My eldest goddaughter had her amazing bat mitzvah on the weekend of Sept. 10. At Friday night services and dinner, I was amazed at the resemblance she held to her mother’s nephew. I had always commented on how much she looked like her mother (my best friend, the sister I never had), but I was struck at the variations in resemblance to the other numerous family members in attendance at this amazing celebration. My god-daughter had certain characteristics of her sisters, her mother, her father, her aunts and uncles, cousins, and grandparents. Then sitting at dinner, it struck me, that my children will likely never look much of anything like me or my husband. That saddened me, a great deal more than I expected it to. I was not sure what that meant to me in that moment, or how much that really hurt inside. But in retrospect, it hurt, an awful lot.
My dad’s family has always talked about how much I look like his sister and mother. There is a set of three pictures in which we all have a very similar haircut with bangs. I always took pride in saying that if it weren’t for the obvious 30-year difference in the photos, we might be mistaken for the same 3 year old. That will likely never be the case with the future generation of children among our family, and I have to let that sink in and be ok with it. Our story will have different twists and turns and characteristics.
I have also been going through a lot of turmoil with the decisions I made about attending High Holiday services this year. So for most American Jews, we are not given our holidays off like our Christian co-workers. I have always accepted this and just used my paid time off (PTO). Well, when a “typical mother” gets pregnant and gives birth, if she has a short-term disability policy, she gets a partially paid 6-to-8 weeks off for maternity leave. But when a person adopts a child, there is no medical event that affects the adoptive mother. Therefore, short-term disability does not cover any kind of maternity leave. Any maternity leave I take will be completely unpaid, with the exception of any PTO I save up and use. With that knowledge, I went through my year and cancelled as much PTO as I could possibly stand, to save up for our future. Both my husband and I cancelled a vacation to Omaha to visit his family. We shortened a few other times this year we had travel plans.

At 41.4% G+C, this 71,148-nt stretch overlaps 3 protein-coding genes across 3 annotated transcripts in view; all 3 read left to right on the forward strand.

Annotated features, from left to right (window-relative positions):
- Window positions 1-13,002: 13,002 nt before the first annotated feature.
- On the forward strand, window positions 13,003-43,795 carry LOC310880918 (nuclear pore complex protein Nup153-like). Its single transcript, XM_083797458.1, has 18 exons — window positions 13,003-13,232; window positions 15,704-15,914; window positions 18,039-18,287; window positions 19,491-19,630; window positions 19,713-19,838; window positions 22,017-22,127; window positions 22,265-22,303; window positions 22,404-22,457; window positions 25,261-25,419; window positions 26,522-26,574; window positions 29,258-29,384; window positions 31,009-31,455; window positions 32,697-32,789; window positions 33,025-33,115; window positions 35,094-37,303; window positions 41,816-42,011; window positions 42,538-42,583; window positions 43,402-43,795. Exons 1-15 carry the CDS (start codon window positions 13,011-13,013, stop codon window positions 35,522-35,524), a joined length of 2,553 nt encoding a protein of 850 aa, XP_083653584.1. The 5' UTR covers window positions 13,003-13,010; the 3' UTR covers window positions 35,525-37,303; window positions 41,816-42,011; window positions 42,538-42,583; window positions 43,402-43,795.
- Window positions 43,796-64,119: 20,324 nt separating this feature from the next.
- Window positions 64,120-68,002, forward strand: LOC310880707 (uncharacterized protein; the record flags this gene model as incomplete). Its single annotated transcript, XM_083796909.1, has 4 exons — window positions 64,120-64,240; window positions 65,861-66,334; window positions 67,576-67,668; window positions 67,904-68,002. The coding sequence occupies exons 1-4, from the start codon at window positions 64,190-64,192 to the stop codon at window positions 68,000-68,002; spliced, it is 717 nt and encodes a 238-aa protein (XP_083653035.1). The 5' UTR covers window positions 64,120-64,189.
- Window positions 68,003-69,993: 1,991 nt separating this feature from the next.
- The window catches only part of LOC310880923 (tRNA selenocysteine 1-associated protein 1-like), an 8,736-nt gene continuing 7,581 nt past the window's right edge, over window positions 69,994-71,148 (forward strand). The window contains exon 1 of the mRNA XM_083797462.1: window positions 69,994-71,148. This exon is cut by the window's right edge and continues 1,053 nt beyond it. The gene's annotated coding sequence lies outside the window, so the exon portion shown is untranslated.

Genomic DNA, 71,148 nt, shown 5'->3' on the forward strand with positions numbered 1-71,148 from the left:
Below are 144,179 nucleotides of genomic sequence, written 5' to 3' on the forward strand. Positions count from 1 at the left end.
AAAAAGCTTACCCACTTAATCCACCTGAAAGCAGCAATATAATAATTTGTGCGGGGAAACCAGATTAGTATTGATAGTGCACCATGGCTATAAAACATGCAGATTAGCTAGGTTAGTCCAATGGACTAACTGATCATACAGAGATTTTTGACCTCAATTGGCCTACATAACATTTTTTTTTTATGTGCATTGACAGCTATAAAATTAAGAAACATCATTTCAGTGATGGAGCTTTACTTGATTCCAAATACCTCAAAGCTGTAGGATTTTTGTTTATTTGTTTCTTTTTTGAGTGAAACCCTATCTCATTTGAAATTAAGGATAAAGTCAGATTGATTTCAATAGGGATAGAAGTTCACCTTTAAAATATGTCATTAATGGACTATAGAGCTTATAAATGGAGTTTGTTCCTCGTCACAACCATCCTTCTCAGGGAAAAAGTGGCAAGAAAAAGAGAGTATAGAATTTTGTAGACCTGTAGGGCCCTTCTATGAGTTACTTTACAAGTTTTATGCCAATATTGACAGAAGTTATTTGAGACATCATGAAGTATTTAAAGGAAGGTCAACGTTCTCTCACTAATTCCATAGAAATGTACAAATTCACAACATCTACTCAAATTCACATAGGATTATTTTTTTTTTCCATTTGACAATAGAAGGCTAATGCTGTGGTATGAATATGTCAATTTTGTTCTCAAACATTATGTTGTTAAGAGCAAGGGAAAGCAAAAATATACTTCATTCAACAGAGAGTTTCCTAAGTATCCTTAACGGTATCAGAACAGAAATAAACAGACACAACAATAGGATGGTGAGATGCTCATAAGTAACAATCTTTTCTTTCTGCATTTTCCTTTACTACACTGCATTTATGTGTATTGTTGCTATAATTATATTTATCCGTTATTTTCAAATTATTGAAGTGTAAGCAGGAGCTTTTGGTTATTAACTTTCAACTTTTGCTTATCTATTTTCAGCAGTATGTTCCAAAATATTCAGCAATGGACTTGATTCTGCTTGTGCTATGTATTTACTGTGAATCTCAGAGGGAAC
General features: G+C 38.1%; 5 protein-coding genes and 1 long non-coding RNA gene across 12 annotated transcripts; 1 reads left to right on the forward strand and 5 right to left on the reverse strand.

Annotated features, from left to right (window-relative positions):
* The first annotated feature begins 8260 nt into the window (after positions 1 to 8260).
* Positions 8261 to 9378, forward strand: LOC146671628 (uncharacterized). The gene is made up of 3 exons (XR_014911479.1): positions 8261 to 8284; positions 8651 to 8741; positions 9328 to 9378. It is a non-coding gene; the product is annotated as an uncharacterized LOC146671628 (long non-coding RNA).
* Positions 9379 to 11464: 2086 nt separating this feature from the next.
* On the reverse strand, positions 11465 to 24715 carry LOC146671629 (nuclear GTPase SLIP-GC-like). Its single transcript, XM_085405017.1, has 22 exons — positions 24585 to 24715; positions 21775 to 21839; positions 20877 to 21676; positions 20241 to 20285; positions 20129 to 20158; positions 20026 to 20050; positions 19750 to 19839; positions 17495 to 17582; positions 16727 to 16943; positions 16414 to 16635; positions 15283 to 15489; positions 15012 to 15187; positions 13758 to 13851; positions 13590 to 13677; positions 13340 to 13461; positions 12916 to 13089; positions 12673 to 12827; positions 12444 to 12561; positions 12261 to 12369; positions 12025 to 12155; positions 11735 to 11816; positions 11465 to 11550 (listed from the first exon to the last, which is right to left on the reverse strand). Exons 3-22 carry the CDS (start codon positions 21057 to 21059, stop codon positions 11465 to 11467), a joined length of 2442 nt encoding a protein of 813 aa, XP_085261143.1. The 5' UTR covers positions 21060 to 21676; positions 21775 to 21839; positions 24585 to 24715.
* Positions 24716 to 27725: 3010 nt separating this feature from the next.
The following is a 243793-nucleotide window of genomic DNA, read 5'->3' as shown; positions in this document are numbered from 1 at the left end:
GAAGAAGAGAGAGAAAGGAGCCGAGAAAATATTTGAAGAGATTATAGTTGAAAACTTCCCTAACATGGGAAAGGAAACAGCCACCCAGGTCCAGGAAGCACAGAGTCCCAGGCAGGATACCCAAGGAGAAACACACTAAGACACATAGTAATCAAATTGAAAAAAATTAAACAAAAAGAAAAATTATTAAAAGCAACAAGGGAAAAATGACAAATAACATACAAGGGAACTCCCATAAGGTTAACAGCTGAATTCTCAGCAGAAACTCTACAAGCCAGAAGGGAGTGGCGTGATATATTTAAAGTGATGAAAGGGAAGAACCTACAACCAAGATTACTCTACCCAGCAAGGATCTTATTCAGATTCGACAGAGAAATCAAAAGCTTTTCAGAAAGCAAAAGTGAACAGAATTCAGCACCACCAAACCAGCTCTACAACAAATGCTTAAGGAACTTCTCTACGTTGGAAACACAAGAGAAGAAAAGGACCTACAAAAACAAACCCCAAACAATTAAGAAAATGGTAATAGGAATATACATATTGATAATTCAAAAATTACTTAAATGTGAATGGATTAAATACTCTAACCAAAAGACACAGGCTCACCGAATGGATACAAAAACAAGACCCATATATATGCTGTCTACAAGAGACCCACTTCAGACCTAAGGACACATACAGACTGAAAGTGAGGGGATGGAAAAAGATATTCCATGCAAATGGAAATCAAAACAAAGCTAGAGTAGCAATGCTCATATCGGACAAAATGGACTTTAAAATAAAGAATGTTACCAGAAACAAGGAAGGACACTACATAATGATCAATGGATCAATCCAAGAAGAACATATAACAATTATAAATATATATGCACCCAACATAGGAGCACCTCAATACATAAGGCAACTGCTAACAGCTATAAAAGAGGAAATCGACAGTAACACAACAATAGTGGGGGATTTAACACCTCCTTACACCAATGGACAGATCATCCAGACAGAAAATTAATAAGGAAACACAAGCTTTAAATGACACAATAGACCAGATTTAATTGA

Lastly, I looked at our PTO plans for Rosh Hashanah and Yom Kippur. Rosh Hashanah is my absolute, favorite holiday of the year. It is the holiday that I learned about as a 16-year-old girl, and became intrigued with Judaism. Rosh Hashanah is the holiday that brought me home to Judaism. (I converted when I was 21 years old, but that is a completely different story). My husband, Hal, has Tuesdays and Wednesdays off with his work schedule, so he was only using PTO for Monday of Rosh Hashanah this year. But I needed to use two-day’s worth. So I made the painful decision to work on Monday, and only attend services on Tuesday.
It was not until after I made this decision that it occurred to me our synagogue has a ceremonial gathering and blessing over all the new babies born to our community in the past year, on the second day of Rosh Hashanah. For the first eight years, this was in my top three favorite parts of the service, (preceded by the blowing of the shofar, and the tashlich service). I would watch the babies and their parents congregate on the bimah, and dream of the day my husband and I would be up there with our child. But the last two years, this blessing and celebration has been rather painful for me as I go through infertility treatments with my husband. Instead of hope, awe, happiness, excitement, and love, I have experienced feelings of jealousy, frustration, loss, abandonment, and anger.